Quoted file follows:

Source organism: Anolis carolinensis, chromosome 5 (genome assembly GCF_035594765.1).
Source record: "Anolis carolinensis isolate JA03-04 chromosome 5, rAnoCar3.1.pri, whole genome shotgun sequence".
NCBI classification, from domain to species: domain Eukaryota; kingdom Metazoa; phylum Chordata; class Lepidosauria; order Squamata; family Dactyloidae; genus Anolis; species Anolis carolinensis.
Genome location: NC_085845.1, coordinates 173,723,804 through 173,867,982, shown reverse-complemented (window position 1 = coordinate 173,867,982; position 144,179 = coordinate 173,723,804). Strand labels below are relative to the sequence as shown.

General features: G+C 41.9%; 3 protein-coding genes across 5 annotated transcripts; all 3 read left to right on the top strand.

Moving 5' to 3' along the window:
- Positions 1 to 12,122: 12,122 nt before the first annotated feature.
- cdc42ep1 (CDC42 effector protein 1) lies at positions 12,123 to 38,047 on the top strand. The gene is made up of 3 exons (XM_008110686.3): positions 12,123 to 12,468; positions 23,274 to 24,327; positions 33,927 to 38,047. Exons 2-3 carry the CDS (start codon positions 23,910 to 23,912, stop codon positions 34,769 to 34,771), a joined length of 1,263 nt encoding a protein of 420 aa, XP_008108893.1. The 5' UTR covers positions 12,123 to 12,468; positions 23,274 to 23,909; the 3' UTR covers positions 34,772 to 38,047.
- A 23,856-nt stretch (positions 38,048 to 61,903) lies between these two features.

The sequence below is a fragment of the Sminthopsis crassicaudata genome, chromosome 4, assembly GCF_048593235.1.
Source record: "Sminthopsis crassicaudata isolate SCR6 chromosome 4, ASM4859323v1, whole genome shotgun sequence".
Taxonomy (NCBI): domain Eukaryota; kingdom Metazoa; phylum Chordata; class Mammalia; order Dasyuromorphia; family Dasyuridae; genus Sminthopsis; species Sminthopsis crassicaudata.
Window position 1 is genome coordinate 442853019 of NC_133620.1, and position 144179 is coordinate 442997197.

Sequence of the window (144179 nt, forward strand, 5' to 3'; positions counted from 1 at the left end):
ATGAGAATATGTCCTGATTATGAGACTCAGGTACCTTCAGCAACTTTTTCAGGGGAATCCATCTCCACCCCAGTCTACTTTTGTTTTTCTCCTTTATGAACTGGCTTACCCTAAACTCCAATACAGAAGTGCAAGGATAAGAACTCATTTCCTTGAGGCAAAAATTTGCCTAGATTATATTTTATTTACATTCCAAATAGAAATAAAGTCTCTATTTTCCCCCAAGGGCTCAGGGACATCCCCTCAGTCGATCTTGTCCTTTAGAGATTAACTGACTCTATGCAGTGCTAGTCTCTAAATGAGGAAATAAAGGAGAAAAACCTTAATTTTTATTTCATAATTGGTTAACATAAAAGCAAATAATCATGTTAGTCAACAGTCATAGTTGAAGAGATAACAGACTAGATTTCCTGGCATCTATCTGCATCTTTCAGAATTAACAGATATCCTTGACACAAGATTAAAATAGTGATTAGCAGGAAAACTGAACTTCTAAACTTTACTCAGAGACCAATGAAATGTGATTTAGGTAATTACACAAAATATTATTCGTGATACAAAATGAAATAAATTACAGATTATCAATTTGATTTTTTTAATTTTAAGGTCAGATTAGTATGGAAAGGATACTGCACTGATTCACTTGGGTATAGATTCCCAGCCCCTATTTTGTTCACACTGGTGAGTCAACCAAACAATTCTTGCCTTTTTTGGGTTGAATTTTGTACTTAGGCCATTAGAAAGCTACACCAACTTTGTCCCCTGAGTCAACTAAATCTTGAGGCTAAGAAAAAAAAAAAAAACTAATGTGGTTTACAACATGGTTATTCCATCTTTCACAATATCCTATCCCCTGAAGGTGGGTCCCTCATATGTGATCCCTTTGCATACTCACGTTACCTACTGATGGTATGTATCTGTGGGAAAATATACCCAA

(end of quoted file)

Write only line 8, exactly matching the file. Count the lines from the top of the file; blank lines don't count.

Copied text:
- cdc42ep1 (CDC42 effector protein 1) lies at positions 12,123 to 38,047 on the top strand. The gene is made up of 3 exons (XM_008110686.3): positions 12,123 to 12,468; positions 23,274 to 24,327; positions 33,927 to 38,047. Exons 2-3 carry the CDS (start codon positions 23,910 to 23,912, stop codon positions 34,769 to 34,771), a joined length of 1,263 nt encoding a protein of 420 aa, XP_008108893.1. The 5' UTR covers positions 12,123 to 12,468; positions 23,274 to 23,909; the 3' UTR covers positions 34,772 to 38,047.